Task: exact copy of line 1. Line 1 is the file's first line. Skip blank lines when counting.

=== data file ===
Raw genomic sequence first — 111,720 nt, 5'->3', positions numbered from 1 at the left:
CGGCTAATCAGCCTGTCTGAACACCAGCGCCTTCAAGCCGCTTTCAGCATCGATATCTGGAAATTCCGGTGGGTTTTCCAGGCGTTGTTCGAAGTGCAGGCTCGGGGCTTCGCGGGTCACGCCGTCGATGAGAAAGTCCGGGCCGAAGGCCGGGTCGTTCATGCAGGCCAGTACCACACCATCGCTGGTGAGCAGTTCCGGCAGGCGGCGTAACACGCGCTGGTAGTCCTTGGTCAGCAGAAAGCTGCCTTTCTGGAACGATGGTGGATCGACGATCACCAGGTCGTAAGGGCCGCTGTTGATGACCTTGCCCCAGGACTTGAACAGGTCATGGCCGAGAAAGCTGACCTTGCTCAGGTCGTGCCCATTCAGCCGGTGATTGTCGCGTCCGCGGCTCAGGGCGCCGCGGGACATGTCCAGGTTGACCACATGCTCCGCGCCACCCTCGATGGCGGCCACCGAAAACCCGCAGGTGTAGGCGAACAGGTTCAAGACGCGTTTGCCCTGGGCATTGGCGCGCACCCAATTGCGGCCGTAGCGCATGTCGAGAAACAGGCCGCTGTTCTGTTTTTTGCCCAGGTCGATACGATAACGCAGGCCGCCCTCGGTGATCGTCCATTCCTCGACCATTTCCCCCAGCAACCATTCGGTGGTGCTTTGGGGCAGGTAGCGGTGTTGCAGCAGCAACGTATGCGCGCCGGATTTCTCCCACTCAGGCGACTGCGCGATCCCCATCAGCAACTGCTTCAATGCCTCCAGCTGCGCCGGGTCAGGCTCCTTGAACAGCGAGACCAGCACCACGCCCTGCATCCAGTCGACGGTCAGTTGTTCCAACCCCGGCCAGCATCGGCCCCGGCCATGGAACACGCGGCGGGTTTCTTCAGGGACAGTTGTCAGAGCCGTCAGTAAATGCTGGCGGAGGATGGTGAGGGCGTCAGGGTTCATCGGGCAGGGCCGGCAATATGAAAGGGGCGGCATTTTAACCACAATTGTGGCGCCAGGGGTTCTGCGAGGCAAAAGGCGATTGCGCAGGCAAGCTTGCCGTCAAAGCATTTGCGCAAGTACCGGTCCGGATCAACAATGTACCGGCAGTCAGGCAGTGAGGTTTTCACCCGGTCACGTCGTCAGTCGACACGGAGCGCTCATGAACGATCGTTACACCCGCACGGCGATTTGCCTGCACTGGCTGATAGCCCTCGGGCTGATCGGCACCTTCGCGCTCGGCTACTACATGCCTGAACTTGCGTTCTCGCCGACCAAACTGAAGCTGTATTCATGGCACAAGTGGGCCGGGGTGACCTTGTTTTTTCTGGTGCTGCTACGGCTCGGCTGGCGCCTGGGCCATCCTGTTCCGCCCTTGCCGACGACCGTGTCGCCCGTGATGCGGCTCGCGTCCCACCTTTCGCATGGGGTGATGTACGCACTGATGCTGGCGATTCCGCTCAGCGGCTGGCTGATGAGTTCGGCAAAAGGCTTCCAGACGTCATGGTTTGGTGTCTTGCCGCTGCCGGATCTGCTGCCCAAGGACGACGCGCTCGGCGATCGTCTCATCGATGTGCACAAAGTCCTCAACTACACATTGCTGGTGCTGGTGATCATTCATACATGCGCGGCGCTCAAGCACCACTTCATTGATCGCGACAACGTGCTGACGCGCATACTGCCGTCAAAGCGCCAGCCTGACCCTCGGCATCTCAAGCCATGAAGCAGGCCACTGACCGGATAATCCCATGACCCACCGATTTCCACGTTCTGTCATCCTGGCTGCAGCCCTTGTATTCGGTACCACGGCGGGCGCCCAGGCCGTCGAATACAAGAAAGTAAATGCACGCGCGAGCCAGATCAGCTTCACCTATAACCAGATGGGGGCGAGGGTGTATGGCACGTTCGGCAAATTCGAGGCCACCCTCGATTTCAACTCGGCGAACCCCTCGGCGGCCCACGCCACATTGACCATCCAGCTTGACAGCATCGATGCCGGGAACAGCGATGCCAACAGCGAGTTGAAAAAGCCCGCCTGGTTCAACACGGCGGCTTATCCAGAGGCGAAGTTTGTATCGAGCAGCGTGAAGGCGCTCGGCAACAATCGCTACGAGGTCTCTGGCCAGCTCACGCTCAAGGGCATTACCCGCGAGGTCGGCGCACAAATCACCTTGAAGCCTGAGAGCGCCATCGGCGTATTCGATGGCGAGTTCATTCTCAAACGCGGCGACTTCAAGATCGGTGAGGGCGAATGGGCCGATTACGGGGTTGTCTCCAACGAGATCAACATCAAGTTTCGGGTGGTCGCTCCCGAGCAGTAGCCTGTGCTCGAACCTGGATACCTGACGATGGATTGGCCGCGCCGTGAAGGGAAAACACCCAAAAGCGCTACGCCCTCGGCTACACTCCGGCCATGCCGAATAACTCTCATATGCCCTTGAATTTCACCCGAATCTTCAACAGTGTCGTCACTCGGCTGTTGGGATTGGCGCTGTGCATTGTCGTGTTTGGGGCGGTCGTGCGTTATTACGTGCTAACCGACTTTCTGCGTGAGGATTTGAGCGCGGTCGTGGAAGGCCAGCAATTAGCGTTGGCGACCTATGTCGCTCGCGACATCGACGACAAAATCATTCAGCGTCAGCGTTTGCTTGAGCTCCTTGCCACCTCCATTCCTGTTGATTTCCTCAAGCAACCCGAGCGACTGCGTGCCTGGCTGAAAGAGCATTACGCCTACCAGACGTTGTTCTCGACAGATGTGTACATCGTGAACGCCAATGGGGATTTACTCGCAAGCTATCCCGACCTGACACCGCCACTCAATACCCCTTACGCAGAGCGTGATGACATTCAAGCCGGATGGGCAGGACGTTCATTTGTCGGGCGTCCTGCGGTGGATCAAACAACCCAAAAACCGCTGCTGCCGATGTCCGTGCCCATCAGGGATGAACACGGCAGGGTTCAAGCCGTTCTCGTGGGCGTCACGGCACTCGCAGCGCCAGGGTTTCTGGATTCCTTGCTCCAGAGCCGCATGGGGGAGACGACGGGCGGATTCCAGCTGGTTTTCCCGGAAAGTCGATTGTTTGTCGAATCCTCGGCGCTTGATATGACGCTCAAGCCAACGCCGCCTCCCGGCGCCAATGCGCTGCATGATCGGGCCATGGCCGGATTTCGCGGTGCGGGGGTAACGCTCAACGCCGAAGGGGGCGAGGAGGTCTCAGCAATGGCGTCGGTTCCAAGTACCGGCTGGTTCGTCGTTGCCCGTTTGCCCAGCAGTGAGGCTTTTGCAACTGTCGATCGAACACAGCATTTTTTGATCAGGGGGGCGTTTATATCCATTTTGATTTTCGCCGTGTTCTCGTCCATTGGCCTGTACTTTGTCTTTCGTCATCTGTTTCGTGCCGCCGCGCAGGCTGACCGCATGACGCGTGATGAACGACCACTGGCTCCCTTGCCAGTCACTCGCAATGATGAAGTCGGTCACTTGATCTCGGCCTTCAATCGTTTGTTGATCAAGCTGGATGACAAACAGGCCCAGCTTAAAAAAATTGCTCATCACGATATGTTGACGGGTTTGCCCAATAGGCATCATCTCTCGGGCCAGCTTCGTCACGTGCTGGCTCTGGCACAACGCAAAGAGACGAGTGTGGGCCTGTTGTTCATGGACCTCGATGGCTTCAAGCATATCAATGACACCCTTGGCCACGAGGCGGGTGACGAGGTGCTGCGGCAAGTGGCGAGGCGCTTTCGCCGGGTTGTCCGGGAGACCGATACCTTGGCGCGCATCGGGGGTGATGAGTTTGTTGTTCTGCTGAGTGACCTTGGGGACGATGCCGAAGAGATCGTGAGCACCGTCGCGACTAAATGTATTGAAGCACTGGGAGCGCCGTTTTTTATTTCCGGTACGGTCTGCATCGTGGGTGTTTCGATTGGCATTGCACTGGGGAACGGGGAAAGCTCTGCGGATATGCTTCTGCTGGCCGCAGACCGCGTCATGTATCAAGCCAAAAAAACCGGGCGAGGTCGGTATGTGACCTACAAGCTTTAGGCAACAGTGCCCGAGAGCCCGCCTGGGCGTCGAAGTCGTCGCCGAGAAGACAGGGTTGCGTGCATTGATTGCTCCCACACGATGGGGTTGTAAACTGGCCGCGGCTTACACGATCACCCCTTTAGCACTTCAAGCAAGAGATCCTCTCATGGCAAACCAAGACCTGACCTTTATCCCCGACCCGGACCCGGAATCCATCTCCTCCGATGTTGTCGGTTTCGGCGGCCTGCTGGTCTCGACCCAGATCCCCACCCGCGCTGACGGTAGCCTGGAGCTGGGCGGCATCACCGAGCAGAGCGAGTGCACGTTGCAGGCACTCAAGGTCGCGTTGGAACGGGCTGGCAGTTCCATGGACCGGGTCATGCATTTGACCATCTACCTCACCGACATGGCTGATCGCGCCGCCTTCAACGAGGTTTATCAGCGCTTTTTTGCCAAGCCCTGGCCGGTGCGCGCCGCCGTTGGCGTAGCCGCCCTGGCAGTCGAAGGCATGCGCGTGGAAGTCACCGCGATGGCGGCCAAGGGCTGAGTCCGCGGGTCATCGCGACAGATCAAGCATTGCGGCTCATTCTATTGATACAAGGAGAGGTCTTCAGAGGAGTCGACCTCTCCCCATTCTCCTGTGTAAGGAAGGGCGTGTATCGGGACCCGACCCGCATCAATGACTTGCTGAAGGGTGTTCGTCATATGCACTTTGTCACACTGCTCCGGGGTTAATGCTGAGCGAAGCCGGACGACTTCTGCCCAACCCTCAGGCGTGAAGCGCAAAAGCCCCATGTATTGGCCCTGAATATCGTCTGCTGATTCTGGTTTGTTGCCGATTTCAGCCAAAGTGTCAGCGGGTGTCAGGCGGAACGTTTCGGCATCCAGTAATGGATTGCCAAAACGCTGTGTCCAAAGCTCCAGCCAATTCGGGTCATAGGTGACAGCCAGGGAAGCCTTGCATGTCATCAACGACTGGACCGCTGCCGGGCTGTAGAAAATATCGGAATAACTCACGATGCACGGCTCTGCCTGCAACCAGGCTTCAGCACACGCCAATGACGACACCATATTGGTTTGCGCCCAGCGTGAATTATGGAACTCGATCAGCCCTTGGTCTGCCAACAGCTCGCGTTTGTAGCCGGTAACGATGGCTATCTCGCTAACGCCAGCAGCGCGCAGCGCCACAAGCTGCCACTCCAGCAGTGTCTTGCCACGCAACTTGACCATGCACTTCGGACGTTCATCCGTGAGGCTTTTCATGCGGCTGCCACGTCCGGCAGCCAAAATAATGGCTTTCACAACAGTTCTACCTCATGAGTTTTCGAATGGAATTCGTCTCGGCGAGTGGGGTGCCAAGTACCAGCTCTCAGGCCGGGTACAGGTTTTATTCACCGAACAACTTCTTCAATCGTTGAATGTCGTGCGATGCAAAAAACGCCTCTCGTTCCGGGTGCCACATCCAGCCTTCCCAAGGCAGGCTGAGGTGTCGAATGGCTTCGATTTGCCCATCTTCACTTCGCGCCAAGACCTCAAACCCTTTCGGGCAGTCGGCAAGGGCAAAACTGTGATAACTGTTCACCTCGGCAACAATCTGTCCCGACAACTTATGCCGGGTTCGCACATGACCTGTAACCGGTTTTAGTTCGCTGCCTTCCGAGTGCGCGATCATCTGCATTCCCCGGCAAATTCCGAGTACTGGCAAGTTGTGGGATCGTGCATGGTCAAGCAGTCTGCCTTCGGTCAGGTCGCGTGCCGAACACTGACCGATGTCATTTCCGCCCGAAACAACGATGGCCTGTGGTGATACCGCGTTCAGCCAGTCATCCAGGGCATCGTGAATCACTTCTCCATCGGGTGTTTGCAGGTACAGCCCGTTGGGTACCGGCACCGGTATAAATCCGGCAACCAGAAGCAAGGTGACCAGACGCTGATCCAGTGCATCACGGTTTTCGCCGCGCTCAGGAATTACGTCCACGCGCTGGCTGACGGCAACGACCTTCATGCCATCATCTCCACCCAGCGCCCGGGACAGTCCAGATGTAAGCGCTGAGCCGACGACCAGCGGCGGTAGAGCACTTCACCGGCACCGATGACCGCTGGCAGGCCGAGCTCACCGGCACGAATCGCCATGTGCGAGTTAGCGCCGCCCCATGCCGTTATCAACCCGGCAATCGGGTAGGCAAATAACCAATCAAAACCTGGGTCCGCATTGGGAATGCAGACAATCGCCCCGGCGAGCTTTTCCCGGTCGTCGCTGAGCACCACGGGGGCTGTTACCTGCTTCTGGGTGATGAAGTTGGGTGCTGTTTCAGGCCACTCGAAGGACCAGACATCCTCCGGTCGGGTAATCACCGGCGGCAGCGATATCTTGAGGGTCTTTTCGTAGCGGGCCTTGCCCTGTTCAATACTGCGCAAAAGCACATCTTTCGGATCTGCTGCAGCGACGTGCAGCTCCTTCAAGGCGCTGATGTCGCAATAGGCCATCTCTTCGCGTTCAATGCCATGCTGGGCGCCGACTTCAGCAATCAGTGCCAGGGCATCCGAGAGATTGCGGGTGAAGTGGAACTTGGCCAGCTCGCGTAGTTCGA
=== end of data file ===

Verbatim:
Raw genomic sequence first — 111,720 nt, 5'->3', positions numbered from 1 at the left: